Wednesday, 5 December 2012

Concepting and Planning


One of the most important processes of designing a game is to concept what you are going to create. It helps to develop an initial idea into something that you can work with regardless of which area of the team you are. 

The most obvious is 3D modellers using artwork from the concept artists to create the models. However the concept artists have to get their ideas from somewhere else, they will collect images and photographs and create mood boards before drawing out their ideas, unless they just doodle ideas from their head. I also feel that games with sequels can be used as concept for the newer games, a good example of this is Skyrim. Most of the Elder Scrolls games have references to the others, Skyrim has books in-game detailing the history of Oblivion and Oblivion has books about Morrowind. 

In a way the old models from Morrowind can be described as concept for Skyrim, as some of the same NPCs and props are used but have been remodelled in Skyrim. Also the different races have been greatly improved.

Personally I am not great at concepting, I generally prefer to draw things from life and find it difficult to create an idea from nothing. I have to do a great deal of planning and collecting imagery before I can create something “unique”.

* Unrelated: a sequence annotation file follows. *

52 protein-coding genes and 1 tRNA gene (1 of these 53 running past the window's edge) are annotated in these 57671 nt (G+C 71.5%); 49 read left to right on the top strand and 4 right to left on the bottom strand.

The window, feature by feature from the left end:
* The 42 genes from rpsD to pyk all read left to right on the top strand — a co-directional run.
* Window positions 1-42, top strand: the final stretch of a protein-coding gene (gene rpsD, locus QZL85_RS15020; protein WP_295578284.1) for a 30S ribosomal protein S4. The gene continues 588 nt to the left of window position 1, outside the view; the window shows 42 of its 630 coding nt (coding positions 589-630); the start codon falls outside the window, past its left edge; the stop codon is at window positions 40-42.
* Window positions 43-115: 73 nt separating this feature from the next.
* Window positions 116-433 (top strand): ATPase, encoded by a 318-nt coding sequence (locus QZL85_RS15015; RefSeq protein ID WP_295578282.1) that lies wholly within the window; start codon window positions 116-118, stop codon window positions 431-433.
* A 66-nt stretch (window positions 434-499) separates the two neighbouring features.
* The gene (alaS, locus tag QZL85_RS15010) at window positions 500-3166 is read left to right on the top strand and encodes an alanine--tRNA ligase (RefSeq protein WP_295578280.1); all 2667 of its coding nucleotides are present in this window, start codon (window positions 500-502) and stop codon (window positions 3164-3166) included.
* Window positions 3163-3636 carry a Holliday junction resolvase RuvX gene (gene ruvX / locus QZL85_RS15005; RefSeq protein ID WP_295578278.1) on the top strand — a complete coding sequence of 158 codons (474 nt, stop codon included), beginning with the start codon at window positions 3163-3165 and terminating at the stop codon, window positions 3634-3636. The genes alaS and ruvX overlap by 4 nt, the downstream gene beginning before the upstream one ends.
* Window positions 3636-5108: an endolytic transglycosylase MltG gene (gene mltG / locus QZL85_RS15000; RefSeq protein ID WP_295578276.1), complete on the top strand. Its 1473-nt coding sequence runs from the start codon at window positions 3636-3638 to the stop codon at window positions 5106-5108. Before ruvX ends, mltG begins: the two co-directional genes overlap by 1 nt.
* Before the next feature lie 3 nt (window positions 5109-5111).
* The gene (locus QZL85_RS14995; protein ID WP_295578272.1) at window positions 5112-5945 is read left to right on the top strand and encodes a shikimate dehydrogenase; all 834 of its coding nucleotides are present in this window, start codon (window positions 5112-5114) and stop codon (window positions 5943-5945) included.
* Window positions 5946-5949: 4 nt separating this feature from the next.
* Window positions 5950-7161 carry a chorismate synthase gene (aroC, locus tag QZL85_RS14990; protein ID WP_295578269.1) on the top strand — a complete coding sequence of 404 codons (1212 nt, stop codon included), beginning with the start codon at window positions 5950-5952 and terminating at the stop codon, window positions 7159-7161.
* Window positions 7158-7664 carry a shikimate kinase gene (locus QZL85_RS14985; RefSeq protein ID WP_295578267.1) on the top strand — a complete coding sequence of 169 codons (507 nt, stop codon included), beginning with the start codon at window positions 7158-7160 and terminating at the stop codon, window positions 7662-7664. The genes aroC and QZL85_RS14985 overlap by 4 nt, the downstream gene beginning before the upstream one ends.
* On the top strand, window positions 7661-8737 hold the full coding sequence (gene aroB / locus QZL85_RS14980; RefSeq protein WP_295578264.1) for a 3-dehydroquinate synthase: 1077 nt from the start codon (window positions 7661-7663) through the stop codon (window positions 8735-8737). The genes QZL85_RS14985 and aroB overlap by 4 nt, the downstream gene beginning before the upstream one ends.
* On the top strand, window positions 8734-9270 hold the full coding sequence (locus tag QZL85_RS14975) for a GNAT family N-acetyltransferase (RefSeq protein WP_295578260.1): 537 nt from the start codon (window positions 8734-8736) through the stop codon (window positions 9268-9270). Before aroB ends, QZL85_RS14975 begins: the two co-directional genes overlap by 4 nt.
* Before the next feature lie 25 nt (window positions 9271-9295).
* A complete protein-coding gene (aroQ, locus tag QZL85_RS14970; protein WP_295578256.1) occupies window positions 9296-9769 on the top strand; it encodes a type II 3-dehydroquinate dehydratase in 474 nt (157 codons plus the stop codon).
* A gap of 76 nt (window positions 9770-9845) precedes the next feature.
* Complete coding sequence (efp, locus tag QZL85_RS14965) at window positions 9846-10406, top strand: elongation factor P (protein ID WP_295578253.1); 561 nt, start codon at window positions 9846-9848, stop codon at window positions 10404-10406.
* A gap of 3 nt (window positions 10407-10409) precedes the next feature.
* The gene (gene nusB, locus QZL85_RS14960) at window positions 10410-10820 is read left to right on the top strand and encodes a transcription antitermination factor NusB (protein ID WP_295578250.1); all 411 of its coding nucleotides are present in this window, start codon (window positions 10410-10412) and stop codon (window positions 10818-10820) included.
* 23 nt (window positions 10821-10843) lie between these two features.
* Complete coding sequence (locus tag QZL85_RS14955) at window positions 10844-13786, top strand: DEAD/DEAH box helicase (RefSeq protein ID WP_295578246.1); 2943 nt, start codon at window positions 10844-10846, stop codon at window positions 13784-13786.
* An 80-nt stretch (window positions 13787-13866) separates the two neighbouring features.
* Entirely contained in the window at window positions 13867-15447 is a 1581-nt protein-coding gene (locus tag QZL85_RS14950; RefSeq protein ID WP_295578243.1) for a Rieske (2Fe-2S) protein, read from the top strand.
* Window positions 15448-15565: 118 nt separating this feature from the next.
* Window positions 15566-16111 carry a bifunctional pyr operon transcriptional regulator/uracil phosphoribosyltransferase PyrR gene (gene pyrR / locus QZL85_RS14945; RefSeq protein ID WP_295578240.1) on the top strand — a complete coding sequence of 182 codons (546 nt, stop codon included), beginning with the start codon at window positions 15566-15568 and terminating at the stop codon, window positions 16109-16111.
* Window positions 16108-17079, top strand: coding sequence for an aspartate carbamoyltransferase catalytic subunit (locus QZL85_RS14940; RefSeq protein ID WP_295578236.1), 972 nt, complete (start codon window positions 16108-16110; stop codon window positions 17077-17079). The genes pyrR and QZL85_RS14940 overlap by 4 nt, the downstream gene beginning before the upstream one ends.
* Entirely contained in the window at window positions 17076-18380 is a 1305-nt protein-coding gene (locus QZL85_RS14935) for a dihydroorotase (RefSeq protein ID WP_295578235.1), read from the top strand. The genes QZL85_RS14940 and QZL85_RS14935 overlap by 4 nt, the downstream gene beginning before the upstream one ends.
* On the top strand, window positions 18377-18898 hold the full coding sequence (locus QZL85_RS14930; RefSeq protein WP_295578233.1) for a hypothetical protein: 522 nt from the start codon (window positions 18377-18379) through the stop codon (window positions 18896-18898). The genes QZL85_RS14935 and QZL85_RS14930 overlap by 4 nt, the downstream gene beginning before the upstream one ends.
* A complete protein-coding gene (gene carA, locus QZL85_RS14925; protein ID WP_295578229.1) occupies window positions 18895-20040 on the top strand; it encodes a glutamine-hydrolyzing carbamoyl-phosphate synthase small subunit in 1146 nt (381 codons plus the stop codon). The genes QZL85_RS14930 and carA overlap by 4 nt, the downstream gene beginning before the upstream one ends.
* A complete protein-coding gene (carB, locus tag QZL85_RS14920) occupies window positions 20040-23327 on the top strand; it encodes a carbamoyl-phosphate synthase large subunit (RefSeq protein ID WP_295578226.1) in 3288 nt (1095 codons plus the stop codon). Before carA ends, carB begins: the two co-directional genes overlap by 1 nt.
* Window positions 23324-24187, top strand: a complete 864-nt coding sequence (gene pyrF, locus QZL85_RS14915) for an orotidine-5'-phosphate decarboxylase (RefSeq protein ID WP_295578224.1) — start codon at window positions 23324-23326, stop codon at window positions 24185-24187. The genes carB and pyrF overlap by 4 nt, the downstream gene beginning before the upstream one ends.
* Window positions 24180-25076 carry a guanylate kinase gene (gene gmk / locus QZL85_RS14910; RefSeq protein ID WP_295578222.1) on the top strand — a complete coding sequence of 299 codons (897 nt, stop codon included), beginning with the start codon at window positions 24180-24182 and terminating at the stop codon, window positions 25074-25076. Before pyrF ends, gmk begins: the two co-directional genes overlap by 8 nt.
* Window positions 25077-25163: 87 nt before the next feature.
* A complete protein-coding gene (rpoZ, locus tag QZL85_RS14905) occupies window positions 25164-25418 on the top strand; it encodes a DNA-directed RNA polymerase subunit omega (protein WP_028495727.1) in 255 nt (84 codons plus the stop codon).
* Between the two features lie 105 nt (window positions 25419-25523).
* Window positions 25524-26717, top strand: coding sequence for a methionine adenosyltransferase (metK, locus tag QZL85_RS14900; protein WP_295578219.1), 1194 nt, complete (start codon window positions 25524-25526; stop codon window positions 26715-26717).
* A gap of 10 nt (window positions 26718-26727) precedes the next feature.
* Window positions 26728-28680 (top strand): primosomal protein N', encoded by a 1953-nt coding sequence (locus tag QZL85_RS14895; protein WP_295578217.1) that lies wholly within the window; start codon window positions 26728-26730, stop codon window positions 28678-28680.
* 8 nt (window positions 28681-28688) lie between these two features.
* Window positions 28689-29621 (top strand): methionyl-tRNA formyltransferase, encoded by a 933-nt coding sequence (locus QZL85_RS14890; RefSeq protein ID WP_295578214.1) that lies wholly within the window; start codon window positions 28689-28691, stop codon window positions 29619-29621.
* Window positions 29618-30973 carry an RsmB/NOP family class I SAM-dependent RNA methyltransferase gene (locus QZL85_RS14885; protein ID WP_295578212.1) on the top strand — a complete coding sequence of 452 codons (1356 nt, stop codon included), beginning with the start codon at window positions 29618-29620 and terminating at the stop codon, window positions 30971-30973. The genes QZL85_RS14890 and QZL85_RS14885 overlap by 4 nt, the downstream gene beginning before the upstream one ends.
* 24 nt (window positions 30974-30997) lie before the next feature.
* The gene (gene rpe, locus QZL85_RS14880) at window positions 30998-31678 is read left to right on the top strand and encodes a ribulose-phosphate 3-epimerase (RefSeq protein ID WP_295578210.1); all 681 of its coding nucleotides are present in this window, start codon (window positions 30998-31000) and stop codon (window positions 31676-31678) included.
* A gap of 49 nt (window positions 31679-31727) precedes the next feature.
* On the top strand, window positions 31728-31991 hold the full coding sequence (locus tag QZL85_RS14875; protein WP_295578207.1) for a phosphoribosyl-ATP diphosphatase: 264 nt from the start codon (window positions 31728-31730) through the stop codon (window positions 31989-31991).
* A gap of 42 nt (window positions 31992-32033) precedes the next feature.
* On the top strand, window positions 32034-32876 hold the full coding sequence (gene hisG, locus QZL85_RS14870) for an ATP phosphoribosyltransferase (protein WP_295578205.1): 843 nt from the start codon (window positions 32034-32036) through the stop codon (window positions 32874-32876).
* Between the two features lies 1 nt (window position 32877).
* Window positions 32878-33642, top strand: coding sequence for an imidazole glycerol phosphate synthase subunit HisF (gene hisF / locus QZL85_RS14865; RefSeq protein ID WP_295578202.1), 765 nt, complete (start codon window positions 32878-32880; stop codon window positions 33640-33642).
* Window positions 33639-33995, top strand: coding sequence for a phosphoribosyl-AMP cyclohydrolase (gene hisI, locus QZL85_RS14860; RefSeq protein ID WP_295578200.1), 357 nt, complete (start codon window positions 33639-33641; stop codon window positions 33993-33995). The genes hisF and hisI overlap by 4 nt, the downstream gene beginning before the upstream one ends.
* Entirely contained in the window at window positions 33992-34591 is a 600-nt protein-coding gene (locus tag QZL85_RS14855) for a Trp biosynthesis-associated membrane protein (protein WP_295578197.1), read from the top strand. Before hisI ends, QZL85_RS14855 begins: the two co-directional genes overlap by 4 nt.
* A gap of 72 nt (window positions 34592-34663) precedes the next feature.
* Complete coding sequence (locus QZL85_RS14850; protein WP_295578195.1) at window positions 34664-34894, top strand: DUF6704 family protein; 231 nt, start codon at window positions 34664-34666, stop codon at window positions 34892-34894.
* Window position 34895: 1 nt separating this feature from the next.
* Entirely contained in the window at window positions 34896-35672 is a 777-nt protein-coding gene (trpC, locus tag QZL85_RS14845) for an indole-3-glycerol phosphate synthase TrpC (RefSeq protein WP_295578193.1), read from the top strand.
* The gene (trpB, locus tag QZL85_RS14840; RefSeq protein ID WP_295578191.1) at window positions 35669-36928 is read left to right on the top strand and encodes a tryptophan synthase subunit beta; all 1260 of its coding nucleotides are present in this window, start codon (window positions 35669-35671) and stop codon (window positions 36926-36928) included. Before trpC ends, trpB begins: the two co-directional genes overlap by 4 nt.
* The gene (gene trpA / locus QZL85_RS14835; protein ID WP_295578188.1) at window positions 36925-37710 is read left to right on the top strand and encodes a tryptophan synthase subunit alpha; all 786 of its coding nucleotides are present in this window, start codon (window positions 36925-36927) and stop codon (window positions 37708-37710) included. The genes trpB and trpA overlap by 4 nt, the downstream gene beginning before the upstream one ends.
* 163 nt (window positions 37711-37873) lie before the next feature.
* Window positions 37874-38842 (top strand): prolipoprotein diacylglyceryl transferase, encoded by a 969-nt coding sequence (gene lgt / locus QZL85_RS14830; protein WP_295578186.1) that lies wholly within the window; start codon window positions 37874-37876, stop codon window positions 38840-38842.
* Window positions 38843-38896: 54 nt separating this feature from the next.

Planning is the first stage in the creative process of tackling a brief, and the initial brief and final outcome can get messed up if sufficient planning has not been put into place. An important part of planning is knowing what you're going to do and how you're going to do it. Making lists of what I need to do helps me get my work done, although I am not very good at time keeping, and I hear that it's a good skill to have, so I will try and focus on that this year! Some people use timetables to help with their planning, but I feel that the time spent on creating the timetable might overweight the actual project. The final outcome of a project should be obtained by the development of initial ideas. Planning and concepting will help to focus on the initial idea and to not stray off into a random conclusion.

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